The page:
The ONS might be forced to consider making survey response compulsory. A briefing released as part of the FoI request gave some figures for other countries. It said that, “of the 33 member states of the EU, EFTA and EU candidate countries, participation in the LFS is compulsory in 14”, adding that the average reported response is higher in those countries, at 85%. ONS has shied away from this route until now, saying that: “the implications of this have previously been explored and the steps that would need to be taken discussed with the Treasury Solicitors Department.” But can that resistance to change last for long?

There is even a risk to ONS revenues if this issue is not addressed – falling response rates affect ONS capacity to win new data collection work or to maintain its current portfolio of externally funded surveys.

Finally, presenting statistics with sampling errors and ranges is not the answer. The sampling errors will get ever wider as sample size falls and in any case they do not account for bias which is more than likely increasing as response rates fall. The ONS has done some thoughtful work on this but it does not deal with the source of the problem.

We need admin and big data, plus compulsory response, as part of the plan to get the statistics back on course.

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4 thoughts on “Survey response rates – look down!

  1. Tragically, I can spot the flaw in your quoted table as the month you have chosen to illustrate for LFS is December. December is the lowest response rate of any month in the survey year due to factors such as Christmas break, where people either go to stay with loved ones or go on holiday, also weather conditions such as deep snow etc can affect response. This is not typical.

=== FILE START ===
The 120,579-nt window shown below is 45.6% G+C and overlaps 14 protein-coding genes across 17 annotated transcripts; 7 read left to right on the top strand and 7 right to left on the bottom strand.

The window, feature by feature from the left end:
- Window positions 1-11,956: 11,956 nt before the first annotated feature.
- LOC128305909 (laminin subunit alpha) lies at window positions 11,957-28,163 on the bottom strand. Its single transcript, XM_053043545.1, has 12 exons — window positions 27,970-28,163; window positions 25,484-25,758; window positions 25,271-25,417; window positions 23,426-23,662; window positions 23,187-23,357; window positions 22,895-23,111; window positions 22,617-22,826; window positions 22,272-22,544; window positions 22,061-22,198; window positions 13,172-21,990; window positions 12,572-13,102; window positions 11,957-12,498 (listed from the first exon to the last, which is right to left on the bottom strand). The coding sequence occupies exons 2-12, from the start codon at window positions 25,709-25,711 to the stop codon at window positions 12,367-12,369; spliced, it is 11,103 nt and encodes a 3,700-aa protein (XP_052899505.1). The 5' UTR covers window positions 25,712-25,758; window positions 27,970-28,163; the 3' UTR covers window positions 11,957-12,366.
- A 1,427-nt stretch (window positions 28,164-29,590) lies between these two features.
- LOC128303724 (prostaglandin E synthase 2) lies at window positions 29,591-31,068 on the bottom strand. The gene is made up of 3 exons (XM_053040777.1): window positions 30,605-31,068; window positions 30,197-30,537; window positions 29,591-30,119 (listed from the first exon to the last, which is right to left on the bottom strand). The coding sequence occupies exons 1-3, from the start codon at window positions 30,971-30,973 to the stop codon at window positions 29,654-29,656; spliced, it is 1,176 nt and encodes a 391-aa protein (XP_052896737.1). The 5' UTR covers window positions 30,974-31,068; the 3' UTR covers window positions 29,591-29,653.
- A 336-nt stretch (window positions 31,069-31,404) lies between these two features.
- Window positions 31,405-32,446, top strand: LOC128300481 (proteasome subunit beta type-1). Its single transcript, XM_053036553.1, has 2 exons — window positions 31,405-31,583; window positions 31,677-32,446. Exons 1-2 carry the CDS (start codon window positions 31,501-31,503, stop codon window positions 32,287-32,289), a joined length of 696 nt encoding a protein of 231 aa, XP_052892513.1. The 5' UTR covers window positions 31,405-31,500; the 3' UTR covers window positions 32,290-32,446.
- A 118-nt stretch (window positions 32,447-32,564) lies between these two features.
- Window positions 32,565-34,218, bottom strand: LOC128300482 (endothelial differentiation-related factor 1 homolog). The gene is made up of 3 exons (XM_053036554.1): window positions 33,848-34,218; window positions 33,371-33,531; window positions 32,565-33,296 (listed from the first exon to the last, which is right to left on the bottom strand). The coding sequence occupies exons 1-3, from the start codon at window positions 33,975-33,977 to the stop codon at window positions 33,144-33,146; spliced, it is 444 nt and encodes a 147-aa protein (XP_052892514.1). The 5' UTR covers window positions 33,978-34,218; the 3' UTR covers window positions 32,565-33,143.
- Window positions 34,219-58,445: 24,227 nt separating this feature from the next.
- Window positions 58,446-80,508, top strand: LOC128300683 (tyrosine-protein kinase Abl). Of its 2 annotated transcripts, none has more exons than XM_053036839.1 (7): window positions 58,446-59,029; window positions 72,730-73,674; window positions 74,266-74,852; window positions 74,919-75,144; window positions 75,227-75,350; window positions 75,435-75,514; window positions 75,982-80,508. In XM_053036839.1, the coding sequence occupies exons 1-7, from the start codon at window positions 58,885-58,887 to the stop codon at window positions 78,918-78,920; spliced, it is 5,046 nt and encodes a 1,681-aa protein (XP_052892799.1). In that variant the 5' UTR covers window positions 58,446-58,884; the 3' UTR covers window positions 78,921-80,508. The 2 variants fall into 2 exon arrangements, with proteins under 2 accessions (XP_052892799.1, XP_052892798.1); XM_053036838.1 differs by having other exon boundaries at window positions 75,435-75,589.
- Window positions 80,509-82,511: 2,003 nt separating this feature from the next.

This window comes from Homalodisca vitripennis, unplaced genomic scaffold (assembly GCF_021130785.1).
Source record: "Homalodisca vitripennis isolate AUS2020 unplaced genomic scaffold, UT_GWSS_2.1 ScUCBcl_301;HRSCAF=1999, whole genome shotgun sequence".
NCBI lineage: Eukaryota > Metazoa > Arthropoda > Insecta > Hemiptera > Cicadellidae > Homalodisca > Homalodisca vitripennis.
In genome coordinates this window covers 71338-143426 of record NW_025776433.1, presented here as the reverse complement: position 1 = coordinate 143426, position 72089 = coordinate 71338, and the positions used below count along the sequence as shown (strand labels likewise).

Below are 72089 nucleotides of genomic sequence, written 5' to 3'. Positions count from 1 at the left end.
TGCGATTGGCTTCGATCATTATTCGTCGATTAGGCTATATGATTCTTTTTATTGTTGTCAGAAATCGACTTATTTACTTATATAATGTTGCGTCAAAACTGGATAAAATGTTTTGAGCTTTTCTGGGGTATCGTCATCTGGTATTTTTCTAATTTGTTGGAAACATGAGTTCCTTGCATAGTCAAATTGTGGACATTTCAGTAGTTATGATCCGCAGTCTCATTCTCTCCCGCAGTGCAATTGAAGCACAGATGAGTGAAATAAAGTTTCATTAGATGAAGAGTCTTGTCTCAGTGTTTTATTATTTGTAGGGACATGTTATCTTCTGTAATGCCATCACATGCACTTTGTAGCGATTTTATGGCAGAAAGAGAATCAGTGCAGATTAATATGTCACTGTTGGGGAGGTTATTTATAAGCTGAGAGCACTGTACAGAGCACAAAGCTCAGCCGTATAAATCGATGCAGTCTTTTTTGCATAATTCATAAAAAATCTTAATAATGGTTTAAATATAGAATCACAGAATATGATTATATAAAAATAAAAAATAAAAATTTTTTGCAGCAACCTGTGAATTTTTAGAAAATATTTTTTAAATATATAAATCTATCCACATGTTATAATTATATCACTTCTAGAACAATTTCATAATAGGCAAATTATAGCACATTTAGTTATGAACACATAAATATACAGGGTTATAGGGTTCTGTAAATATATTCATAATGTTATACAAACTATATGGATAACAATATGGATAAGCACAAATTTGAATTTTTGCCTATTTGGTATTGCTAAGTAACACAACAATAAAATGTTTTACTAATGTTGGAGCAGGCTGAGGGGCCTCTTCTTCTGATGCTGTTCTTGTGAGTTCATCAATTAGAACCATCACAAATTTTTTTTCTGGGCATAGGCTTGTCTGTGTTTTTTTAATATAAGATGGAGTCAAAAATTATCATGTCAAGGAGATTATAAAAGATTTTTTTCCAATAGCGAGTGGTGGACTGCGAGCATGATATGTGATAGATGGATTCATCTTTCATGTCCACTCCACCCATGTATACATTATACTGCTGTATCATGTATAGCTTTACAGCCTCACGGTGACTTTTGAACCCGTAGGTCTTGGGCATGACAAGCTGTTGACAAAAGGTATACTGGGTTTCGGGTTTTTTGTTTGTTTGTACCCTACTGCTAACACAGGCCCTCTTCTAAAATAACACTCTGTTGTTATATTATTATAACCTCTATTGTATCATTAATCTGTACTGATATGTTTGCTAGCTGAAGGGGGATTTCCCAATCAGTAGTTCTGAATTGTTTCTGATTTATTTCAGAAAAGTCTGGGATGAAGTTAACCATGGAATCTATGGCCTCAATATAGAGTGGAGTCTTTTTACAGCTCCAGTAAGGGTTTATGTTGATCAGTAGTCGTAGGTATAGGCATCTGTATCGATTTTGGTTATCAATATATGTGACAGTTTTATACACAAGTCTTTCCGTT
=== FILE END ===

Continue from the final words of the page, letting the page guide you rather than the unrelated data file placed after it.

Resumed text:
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  2. I am involved in the collection of the data being discussed. One of the biggest obstacles we face in data collection is that the general public are, in a lot of cases, almost completely unaware of who we are, what we do and how important their help is. The Office for National Statistics are mentioned almost daily in the media. Highlighting the fact that the statistics are gained from the ‘Labour Force Survey’, for example, would go a long way to raise our profile and the awareness of what we do. With the huge rise in mobile phone use, phone calls can be instantly rejected. It is extremely difficult to gain cooperation from the public when you can’t even get to speak to them. It is often assumed that we are ‘PPI’ or ‘Compensation Claim’ businesses. The public are very aware of the increase in cyber crime and rightly so but again it is an obstacle we have to overcome when trying to gain cooperation. Making our surveys compulsory is definitely something that needs to be considered when it comes to increasing response rates.

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    1. They seem very good points. I can’t help feeling anything but positive about the Bean process. It leaves difficult questions to be answered but they need to be answered. It doesn’t look as if senior management took these issues seriously for some time but will now have to – and we’ll all win.